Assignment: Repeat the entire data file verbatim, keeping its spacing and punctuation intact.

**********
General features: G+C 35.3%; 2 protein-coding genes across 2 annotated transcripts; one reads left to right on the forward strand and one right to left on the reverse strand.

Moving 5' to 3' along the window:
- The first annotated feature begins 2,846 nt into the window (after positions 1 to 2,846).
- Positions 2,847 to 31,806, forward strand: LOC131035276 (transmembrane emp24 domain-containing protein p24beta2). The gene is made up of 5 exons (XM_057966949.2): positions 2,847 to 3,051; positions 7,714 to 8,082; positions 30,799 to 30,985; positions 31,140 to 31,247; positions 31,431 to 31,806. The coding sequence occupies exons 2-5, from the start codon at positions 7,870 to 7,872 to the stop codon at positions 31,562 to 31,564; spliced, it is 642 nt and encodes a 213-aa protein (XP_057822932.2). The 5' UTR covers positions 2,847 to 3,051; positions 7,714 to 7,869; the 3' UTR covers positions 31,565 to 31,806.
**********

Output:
General features: G+C 35.3%; 2 protein-coding genes across 2 annotated transcripts; one reads left to right on the forward strand and one right to left on the reverse strand.

Moving 5' to 3' along the window:
- The first annotated feature begins 2,846 nt into the window (after positions 1 to 2,846).
- Positions 2,847 to 31,806, forward strand: LOC131035276 (transmembrane emp24 domain-containing protein p24beta2). The gene is made up of 5 exons (XM_057966949.2): positions 2,847 to 3,051; positions 7,714 to 8,082; positions 30,799 to 30,985; positions 31,140 to 31,247; positions 31,431 to 31,806. The coding sequence occupies exons 2-5, from the start codon at positions 7,870 to 7,872 to the stop codon at positions 31,562 to 31,564; spliced, it is 642 nt and encodes a 213-aa protein (XP_057822932.2). The 5' UTR covers positions 2,847 to 3,051; positions 7,714 to 7,869; the 3' UTR covers positions 31,565 to 31,806.